Helping without rescuing…

What I love the most about being a part of this world is that we each want to be useful to someone and help each other out most often.

However, helping without rescuing – what is this about and why is it important? Imagine this –

Scene 1: A person is drowning – You go and help them and rescue them from drowning.

Scene 2: A person is learning to swim – Here, you help them learn. If you rescue them from learning, the odds are that they may not learn the skill of swimming for themselves.

Drawing a parallel, when an individual is in a crisis, out of love and concern, we may want to not only help but also rescue the individual. This usually may either create a dependency or take away the learning for the individual; or if the individual is not looking for a solution, you could be rescuing them ahead of time. As a result, you could be held to task for rescuing without being asked. So, what do we do then? Just watch? No!

Firstly, it is good to understand where is the person in terms of the problem:

–          Do they see it as a challenge (at times, we might perceive it as a challenge but the person going through may not)

–          If yes, are they looking for a solution? (This is most important. We cannot help someone find something they are not looking for – else they can give you 100’s of reasons as to why any of your suggestions might not work for their problem)

–          If yes, do they want to find the solution ‘on their own’ or are they looking to ‘you’ for some guidance?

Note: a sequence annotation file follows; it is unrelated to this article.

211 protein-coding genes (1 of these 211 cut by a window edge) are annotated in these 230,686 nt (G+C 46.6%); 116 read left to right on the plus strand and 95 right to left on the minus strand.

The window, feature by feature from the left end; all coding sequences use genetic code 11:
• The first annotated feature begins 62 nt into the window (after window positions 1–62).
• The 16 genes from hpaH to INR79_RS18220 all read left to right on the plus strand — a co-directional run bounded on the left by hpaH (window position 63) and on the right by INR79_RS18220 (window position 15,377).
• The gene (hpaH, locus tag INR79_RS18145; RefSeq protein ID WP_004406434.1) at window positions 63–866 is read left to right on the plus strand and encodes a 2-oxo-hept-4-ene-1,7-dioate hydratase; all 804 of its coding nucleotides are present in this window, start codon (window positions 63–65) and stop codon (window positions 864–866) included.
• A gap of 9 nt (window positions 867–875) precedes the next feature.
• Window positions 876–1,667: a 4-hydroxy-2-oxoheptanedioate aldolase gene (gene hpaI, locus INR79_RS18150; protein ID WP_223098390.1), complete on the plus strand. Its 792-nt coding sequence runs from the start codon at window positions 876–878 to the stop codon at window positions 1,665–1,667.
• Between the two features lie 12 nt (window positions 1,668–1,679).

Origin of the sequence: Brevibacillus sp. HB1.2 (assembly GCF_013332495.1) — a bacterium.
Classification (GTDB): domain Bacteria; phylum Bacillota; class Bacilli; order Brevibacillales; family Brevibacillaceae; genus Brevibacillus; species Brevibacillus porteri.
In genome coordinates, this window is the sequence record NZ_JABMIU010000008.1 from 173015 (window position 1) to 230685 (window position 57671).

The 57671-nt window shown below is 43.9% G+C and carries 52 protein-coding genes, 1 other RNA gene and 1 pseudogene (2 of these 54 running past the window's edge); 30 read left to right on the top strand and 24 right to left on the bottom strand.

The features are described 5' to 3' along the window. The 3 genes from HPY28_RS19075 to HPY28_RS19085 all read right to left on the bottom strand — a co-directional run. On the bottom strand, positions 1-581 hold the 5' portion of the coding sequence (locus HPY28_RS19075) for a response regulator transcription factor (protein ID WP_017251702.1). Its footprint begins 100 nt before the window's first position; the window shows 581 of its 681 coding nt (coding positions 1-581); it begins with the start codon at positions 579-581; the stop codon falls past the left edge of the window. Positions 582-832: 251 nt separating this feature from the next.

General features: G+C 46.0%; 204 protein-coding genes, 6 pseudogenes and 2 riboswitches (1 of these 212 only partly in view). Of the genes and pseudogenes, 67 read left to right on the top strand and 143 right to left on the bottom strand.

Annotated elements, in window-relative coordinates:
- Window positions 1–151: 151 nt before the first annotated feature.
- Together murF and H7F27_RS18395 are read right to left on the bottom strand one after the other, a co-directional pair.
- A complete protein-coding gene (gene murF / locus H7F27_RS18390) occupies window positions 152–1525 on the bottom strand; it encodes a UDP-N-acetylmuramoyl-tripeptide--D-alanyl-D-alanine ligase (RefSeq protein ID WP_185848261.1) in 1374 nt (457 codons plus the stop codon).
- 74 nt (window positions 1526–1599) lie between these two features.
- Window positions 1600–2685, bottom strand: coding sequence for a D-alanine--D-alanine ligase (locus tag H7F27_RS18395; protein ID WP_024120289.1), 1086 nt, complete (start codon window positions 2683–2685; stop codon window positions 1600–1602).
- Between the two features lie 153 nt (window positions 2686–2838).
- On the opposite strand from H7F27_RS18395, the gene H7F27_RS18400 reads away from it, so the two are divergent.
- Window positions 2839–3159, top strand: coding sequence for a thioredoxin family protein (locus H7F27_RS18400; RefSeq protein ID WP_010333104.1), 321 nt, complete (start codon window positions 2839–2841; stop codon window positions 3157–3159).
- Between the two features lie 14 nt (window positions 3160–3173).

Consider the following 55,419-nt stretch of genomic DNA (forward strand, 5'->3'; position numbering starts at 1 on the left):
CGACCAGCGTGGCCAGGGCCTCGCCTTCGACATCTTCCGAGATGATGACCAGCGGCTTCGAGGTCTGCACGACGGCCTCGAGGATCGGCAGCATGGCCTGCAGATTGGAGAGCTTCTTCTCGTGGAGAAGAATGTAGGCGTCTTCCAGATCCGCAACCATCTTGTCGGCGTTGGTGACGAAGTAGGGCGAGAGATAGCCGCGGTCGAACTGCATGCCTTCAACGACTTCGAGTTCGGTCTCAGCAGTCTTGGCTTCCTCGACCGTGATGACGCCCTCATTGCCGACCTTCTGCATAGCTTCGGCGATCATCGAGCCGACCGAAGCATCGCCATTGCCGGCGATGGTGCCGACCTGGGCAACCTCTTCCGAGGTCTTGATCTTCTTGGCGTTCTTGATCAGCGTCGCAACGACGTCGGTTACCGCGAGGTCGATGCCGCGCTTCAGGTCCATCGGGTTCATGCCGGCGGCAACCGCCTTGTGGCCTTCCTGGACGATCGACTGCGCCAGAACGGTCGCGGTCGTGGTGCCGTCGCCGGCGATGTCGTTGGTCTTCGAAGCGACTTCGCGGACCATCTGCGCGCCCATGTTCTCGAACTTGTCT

–          If they are looking to you, are they looking for moral support, information, listening and empathy or anything else?

If we are able to gauge the individual on the above, we’d be in a better place to play a role that is required for that situation rather than merely offering what we’d like to offer. Offering anything when it is not required loses its value and can also backfire.

Offering your solution to someone is a way of rescuing. Enabling a person to come to their solution is helping.
The trouble with rescuing is that it creates dependency. The advantage with helping is that it leaves the person feeling empowered and confident that they can find their own answers. So how do we do that? How can we help without rescuing?

One of the ways to do that is by asking open ended questions which facilitate a thought process within them. We could gently nudge them towards solution thinking by framing the questions with that kind of focus – For example – how would you like to go about this situation? What do you think might work? What would you want to do differently? What would you like to have happen? and the like.

It is usually observed that people respond well to these kinds of conversations. If you want to pick a needle in a haystack, all you need is a good magnet. Likewise, you can be that magnet by asking neutral, open ended questions (without having a personal agenda) that will facilitate a thought process in the individual. People usually find their own answers when given a positive space and unconditional acceptance. Such revelations are usually liberating because it is their own resource. It may not be as quick as you offering your solution right away, but this is more sustainable in the long run as they find their own solutions and own them too. This way, you are helping them help themselves. You are empowering them!

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7 thoughts on “Helping without rescuing…

  1. Great article on something that can be very challenging. One observation – your questions are all based on the activity filter – the learning is not always about doing. David Grove found that by giving people the space to tell their ‘story’ they resolved their issues. If you are inclined to ask a question in the realm you propose (rather than say use a Provocative response a la Frank Farrelly which completely side steps any risk of ‘rescue’) you might ask ‘what would you like to have happen?’

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